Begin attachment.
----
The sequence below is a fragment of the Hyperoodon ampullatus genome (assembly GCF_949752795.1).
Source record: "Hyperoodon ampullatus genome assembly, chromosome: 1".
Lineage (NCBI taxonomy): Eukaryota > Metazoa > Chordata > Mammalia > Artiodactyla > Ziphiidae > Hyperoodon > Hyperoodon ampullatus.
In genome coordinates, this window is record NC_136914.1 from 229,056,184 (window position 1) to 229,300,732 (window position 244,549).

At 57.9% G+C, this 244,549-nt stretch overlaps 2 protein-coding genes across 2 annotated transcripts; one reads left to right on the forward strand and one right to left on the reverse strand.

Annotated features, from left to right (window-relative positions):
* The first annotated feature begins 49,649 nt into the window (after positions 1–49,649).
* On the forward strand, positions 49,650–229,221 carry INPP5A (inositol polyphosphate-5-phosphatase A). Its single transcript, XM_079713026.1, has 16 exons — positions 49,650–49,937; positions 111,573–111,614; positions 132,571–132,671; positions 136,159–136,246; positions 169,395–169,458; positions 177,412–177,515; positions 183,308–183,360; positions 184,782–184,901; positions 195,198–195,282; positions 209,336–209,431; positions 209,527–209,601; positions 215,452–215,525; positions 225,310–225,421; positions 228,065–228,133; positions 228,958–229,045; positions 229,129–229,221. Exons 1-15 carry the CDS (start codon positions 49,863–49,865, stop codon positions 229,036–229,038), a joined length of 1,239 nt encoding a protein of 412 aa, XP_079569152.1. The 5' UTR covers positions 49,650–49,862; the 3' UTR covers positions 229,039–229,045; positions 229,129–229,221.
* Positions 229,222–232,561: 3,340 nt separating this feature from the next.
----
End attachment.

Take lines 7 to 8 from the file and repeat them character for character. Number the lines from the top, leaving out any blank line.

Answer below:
* The first annotated feature begins 49,649 nt into the window (after positions 1–49,649).
* On the forward strand, positions 49,650–229,221 carry INPP5A (inositol polyphosphate-5-phosphatase A). Its single transcript, XM_079713026.1, has 16 exons — positions 49,650–49,937; positions 111,573–111,614; positions 132,571–132,671; positions 136,159–136,246; positions 169,395–169,458; positions 177,412–177,515; positions 183,308–183,360; positions 184,782–184,901; positions 195,198–195,282; positions 209,336–209,431; positions 209,527–209,601; positions 215,452–215,525; positions 225,310–225,421; positions 228,065–228,133; positions 228,958–229,045; positions 229,129–229,221. Exons 1-15 carry the CDS (start codon positions 49,863–49,865, stop codon positions 229,036–229,038), a joined length of 1,239 nt encoding a protein of 412 aa, XP_079569152.1. The 5' UTR covers positions 49,650–49,862; the 3' UTR covers positions 229,039–229,045; positions 229,129–229,221.